AK | Everything is Bad for You – Copyright Law Needs to be Reformed (ft. Liru)
AK, similar to Ian, has had a great month for content over on his site. If you put a gun to my head and asked me to choose my favourite article though it’d be the discourse he put out once again lambasting US copyright law for being terrible. What’s I found most interesting is how in other countries the same stringent attitude toward copyright isn’t upheld in the way it is here in North America.
Also, shout-outs to AK for introducing me to Steely Dan which has dominated my music feed for the entirety of November.
Kim | Later Levels – General Horse: why the long face?
Kim wrote about her time playing General Horse. It’s one of the most offensively stupid games I’ve ever watched anyone play on Twitch, but it had numerous laugh out loud hilarious moments. And Kim surmised that in a year like 2020 sometimes having a game you can laugh at is incredibly valuable.
Gaming Omnivore | Gaming Omnivore – 10 Favourite Games of the Generation
With the generation coming to a close, Omni wrote up a list of his favourite games of the generation. Unsurprisingly the list has a ton of crowd pleasers on it, but it also does a great job of capturing the generation in a single snap-shot.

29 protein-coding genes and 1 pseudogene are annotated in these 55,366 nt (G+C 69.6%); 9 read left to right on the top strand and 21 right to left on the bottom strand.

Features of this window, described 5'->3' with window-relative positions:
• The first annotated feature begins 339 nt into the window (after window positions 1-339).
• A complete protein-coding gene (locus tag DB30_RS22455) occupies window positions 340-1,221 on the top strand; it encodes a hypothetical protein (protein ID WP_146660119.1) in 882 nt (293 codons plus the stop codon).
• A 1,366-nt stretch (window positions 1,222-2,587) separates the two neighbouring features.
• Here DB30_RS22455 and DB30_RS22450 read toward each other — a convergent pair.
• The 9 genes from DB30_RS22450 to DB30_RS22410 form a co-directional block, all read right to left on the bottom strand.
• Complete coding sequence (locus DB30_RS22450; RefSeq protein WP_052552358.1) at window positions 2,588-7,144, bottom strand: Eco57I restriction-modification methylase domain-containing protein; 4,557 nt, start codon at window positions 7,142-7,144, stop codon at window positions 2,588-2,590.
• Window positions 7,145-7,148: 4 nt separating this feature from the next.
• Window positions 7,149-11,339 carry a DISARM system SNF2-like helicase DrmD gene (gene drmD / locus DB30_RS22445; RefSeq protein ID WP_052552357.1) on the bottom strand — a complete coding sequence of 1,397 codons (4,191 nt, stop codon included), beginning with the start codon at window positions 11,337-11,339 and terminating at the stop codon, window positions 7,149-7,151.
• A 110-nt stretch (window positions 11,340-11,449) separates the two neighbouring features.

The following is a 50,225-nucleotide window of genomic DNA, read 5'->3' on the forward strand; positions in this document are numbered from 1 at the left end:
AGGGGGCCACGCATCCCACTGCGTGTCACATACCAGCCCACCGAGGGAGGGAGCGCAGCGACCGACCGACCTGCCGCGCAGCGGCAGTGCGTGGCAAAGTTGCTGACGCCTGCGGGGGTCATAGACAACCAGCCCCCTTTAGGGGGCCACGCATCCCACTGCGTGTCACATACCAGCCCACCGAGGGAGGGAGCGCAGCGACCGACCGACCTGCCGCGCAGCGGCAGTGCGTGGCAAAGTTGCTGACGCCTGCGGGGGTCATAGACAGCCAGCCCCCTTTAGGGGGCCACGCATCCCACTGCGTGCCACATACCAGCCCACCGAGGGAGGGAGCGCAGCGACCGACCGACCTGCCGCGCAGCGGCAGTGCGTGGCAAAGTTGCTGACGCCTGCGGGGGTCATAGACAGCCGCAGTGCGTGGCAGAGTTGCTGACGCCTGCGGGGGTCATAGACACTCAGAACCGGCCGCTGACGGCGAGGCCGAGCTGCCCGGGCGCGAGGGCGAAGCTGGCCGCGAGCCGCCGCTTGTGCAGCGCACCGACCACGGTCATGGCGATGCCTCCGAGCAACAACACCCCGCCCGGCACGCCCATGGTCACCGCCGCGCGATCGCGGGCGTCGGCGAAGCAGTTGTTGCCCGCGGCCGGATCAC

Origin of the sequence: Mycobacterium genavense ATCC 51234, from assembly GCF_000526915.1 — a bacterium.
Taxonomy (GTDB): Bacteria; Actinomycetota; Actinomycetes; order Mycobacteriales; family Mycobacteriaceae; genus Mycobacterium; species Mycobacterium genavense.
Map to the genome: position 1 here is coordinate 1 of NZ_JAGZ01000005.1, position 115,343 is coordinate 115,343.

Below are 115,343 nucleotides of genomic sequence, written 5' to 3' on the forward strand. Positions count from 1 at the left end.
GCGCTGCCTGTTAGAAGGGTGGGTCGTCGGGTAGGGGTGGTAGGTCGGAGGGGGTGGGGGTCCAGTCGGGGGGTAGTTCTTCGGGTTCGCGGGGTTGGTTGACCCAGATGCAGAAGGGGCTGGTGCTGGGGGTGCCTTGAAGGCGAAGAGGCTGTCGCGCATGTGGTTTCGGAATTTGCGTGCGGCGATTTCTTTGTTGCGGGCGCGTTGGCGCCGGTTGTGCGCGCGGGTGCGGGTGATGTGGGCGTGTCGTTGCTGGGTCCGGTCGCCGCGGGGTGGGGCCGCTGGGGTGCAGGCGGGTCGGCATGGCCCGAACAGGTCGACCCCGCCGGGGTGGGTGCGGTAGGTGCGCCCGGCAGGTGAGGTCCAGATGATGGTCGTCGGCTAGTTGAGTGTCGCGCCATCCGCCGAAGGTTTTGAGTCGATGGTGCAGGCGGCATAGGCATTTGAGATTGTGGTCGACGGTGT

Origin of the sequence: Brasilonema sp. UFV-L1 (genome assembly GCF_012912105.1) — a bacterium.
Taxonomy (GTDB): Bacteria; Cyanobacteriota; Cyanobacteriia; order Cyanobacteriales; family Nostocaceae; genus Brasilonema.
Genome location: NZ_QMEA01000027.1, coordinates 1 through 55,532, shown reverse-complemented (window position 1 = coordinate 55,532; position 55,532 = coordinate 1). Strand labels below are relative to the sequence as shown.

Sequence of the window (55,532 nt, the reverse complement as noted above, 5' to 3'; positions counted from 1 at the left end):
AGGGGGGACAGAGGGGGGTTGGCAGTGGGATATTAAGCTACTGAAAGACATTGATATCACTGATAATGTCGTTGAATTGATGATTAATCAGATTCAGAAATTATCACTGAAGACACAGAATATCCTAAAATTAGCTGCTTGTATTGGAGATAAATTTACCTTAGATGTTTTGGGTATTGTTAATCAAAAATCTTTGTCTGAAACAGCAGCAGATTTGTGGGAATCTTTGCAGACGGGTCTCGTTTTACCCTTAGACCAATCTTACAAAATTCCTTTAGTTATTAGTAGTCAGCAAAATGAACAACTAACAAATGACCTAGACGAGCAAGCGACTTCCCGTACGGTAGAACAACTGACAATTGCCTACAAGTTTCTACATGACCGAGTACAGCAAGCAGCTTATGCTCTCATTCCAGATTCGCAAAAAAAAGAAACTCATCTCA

McKenna | McKenna Talks About Games – Majora’s Mask Dungeon Ranking
McKenna has continued her long running series of Zelda dungeon rankings by tackling Majora’s Mask. I recently played through Majora’s Mask for the first time and found myself nodding in agreement to a lot of the points she made about each of the game’s dungeons. I’m looking forward to her thoughts on Wind Waker’s dungeons which might actually arrive before this post goes live.
Athena | AmbiGaming Corner – So Obsessed: The Line Between “Fan” and “Fixated”
Bonus post: Athena’s excellent article. It is a must read that tackles the differences between those who are and aren’t obsessed and how, as a society, we’ve devalued the meaning of that word by way of overusing it. I promise reading this article will make you five percent smarter.
That’s a wrap. As always, thank you again for reading my stuff. Stay safe out there.